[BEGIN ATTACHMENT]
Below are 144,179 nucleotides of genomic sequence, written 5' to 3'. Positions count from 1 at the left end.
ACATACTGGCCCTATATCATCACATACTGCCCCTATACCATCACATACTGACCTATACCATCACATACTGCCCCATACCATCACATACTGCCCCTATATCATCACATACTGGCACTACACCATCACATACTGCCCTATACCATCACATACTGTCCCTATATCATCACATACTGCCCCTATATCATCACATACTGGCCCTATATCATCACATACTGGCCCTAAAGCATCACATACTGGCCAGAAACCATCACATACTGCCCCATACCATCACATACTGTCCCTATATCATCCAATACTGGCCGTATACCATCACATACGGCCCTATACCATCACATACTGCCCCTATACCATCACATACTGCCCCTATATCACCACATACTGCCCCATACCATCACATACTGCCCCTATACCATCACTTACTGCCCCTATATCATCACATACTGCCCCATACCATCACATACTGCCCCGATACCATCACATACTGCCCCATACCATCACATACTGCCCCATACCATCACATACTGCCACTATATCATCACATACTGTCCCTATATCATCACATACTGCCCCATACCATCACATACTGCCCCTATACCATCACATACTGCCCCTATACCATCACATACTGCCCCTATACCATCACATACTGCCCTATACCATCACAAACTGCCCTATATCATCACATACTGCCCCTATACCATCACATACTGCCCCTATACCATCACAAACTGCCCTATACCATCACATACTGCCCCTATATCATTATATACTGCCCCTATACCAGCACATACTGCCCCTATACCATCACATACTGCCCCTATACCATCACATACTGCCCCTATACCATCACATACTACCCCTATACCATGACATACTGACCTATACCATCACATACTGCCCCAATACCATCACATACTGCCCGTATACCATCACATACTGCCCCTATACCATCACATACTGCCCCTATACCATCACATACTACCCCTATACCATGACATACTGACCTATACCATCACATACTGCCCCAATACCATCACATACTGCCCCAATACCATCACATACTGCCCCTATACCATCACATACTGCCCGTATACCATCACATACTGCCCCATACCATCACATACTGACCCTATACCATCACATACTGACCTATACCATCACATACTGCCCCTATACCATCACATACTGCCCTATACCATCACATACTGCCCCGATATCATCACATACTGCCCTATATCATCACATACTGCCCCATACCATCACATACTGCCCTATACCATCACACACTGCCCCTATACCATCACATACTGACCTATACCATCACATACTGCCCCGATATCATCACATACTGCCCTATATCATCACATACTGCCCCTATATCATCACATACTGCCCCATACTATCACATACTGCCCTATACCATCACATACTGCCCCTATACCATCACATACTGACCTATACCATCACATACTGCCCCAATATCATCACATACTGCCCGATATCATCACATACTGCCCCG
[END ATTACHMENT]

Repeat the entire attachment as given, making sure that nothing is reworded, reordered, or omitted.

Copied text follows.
Below are 144,179 nucleotides of genomic sequence, written 5' to 3'. Positions count from 1 at the left end.
ACATACTGGCCCTATATCATCACATACTGCCCCTATACCATCACATACTGACCTATACCATCACATACTGCCCCATACCATCACATACTGCCCCTATATCATCACATACTGGCACTACACCATCACATACTGCCCTATACCATCACATACTGTCCCTATATCATCACATACTGCCCCTATATCATCACATACTGGCCCTATATCATCACATACTGGCCCTAAAGCATCACATACTGGCCAGAAACCATCACATACTGCCCCATACCATCACATACTGTCCCTATATCATCCAATACTGGCCGTATACCATCACATACGGCCCTATACCATCACATACTGCCCCTATACCATCACATACTGCCCCTATATCACCACATACTGCCCCATACCATCACATACTGCCCCTATACCATCACTTACTGCCCCTATATCATCACATACTGCCCCATACCATCACATACTGCCCCGATACCATCACATACTGCCCCATACCATCACATACTGCCCCATACCATCACATACTGCCACTATATCATCACATACTGTCCCTATATCATCACATACTGCCCCATACCATCACATACTGCCCCTATACCATCACATACTGCCCCTATACCATCACATACTGCCCCTATACCATCACATACTGCCCTATACCATCACAAACTGCCCTATATCATCACATACTGCCCCTATACCATCACATACTGCCCCTATACCATCACAAACTGCCCTATACCATCACATACTGCCCCTATATCATTATATACTGCCCCTATACCAGCACATACTGCCCCTATACCATCACATACTGCCCCTATACCATCACATACTGCCCCTATACCATCACATACTACCCCTATACCATGACATACTGACCTATACCATCACATACTGCCCCAATACCATCACATACTGCCCGTATACCATCACATACTGCCCCTATACCATCACATACTGCCCCTATACCATCACATACTACCCCTATACCATGACATACTGACCTATACCATCACATACTGCCCCAATACCATCACATACTGCCCCAATACCATCACATACTGCCCCTATACCATCACATACTGCCCGTATACCATCACATACTGCCCCATACCATCACATACTGACCCTATACCATCACATACTGACCTATACCATCACATACTGCCCCTATACCATCACATACTGCCCTATACCATCACATACTGCCCCGATATCATCACATACTGCCCTATATCATCACATACTGCCCCATACCATCACATACTGCCCTATACCATCACACACTGCCCCTATACCATCACATACTGACCTATACCATCACATACTGCCCCGATATCATCACATACTGCCCTATATCATCACATACTGCCCCTATATCATCACATACTGCCCCATACTATCACATACTGCCCTATACCATCACATACTGCCCCTATACCATCACATACTGACCTATACCATCACATACTGCCCCAATATCATCACATACTGCCCGATATCATCACATACTGCCCCG